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April 1925


Author Affiliations


From the gastro-intestinal surgical service, the medical and pathological departments, Mount Sinai Hospital.

Arch Intern Med (Chic). 1925;35(4):405-422. doi:10.1001/archinte.1925.00120100003001

Notwithstanding years of intensive clinical study of the etiology, pathology, course and effects of treatment of chronic peptic ulcer, many points are still open for discussion. The advent of roentgenography has given a renewed impetus, opening up afresh, as moot questions, problems that apparently had been satisfactorily answered. The recent contributions of roentgenologists have tended to show that under favorable circumstances many ulcers tend to disappear and presumably to heal, the disappearance of the roentgenographic niche being the criterion on which such a judgment is founded.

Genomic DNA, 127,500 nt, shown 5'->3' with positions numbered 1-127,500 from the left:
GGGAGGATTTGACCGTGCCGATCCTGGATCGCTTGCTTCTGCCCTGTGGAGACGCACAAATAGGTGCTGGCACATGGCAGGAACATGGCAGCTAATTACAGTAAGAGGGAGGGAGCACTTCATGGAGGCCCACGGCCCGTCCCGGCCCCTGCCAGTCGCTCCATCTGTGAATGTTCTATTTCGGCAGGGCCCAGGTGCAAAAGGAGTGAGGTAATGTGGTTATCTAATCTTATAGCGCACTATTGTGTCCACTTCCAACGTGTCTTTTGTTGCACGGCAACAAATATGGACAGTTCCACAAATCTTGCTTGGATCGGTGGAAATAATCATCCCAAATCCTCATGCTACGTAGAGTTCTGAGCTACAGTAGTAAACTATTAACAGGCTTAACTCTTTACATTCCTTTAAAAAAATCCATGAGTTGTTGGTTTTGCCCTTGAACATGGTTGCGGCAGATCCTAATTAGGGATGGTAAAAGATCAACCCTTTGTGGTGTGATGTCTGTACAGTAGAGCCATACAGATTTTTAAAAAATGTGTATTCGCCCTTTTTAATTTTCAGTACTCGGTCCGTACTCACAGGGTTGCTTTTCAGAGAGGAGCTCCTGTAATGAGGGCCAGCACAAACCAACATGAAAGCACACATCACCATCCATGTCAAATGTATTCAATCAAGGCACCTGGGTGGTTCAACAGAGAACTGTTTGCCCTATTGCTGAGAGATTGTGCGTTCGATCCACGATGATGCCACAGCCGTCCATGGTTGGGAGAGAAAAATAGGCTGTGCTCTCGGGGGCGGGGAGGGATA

On the other hand, the operation of subtotal gastrectomy for the radical removal of ulcer, an operation that seems likely to enjoy an increasing and a well warranted sphere of activity, has delivered into our hands fresh ulcer specimens of various types and at various stages in the life cycle of the peptic process.

These two factors alone have contributed considerable new information concerning